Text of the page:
In atmospheric pressure (what we live in on the surface of the Earth), the boiling point of water is 100*C. After this point, the water turns into vapour (steam). If we increase the pressure the water is under, that vapourisation point increases, meaning that we can make water even hotter before it becomes a gas.

Once you heat water up under pressure, it is able to dissolve pretty much anything. Including rocks. We call this a hydrothermal (hot water) process. Water truly is the greatest solvent on Earth.

Okay, that’s enough about water. Now tell me how the crystals grow!

The majority of the rocks on the surface of the earth are made up of silica. Silica (a compound of silicon and oxygen) accounts for 59% of the surface of our earth, and makes up more than 95% of all our known rocks and minerals. This means that there’s lots of it around for the water to dissolve on its journey down to that empty bubble in the lava.

The super-heated water carrying these materials slowly fills up this empty chamber in the rock formation. At this point a couple of things can happen. Either the pressure or the temperature might change, meaning that clusters of silicon and oxygen atoms have to crystallize out of the water solution as silica.

Pure silica is better known as rock crystal quartz – a colourless, transparent gemstone that is relatively abundant around the world.  

rock-crystal

So if it’s just rock crystal in there, why are some of them coloured?

As water travels down through the surface of the earth, it picks up a bit more than just silicon and oxygen. There are a number of unusual elements that are rarer on the surface of the earth than down below. When combined with silica they create colours in a gemstone. These are known as colouring elements – or if you want to be posh – transition elements.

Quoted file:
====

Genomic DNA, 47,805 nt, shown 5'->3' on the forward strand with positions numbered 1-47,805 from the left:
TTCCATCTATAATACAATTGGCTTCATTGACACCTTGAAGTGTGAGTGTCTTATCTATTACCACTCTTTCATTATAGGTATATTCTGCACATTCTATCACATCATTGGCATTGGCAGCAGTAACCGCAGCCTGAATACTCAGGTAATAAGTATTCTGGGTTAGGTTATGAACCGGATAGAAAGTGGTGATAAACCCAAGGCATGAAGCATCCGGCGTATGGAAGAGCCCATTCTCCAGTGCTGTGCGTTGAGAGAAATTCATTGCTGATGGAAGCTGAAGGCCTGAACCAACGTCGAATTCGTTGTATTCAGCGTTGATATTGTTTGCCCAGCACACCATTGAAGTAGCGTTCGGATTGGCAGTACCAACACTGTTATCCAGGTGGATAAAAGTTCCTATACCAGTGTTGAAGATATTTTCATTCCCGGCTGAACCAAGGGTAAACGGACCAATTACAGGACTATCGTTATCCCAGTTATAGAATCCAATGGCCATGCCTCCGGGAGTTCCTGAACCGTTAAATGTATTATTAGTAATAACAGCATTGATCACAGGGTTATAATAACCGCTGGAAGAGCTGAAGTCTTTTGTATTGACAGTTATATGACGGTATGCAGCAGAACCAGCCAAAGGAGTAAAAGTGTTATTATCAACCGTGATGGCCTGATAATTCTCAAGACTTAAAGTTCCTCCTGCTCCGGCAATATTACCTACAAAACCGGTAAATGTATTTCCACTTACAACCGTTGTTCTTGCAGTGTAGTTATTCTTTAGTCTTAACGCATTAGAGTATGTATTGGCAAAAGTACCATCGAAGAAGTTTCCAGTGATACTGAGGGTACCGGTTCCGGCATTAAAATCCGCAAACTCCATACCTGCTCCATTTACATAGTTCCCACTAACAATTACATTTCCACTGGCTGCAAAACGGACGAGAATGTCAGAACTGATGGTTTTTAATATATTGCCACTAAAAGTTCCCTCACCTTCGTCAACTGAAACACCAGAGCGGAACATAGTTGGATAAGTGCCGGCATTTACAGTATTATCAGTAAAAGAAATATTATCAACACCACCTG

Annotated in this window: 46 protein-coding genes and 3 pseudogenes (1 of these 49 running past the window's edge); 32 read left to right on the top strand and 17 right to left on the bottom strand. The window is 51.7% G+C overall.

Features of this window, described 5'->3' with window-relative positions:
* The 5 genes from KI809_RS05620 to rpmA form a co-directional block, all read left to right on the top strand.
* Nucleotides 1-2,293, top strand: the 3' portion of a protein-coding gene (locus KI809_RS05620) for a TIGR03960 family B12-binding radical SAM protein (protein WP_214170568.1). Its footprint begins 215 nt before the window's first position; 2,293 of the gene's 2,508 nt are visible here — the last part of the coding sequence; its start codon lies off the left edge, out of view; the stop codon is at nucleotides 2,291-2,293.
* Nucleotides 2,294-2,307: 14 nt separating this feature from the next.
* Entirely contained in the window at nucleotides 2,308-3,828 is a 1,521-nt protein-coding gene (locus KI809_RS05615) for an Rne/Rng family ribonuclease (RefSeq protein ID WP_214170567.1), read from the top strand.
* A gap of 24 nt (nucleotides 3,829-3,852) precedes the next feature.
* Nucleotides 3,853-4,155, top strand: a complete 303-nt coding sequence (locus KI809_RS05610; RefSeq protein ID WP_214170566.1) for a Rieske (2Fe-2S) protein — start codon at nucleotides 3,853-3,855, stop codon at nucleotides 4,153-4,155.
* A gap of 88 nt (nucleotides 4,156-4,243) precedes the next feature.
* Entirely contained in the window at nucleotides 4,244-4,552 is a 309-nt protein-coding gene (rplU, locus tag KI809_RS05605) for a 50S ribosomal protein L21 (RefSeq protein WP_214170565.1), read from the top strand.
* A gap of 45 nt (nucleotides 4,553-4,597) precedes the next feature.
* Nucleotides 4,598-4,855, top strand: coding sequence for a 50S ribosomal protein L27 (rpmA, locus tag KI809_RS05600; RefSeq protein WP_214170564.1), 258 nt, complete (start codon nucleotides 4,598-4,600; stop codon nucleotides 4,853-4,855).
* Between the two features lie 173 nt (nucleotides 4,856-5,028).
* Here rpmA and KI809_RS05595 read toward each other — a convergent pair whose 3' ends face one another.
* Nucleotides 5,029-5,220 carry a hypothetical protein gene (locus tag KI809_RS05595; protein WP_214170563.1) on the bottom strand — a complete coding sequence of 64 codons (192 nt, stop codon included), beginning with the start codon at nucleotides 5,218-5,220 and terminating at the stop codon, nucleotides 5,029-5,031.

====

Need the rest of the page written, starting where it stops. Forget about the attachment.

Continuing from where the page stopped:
Elements like iron, manganese, chromium, copper and nickel can all contribute different colours to gemstones. These crystallize out of the hydrothermal solution with the silica to give colour to our gemstones. Generally speaking though, silica prefers to get on with things without involving these elements. They're usually the last ones picked for the team and are often used as replacement atoms within the structure when it’s finishing off the job. That’s why the prettiest colours are usually at the top of a crystal.

amethyst-tipped-crystals

Okay – but what’s going on underneath these crystals? There are bands of material that don’t look anything like crystals!

These coloured bands are what is known as polycrystalline quartz. We call this material chalcedony. In chalcedony, there are loads of tiny crystals which have all grown in different directions. They’re packed in so tightly that we can’t see where one ends and the other begins. The differences in colour and transparency are because the water contains different amounts of transition elements with each layer. It’s like counting tree rings. Each change in layer indicates a new solution of materials.

Agate-Natural-History-Museum

So how do these lovely things make it to the surface?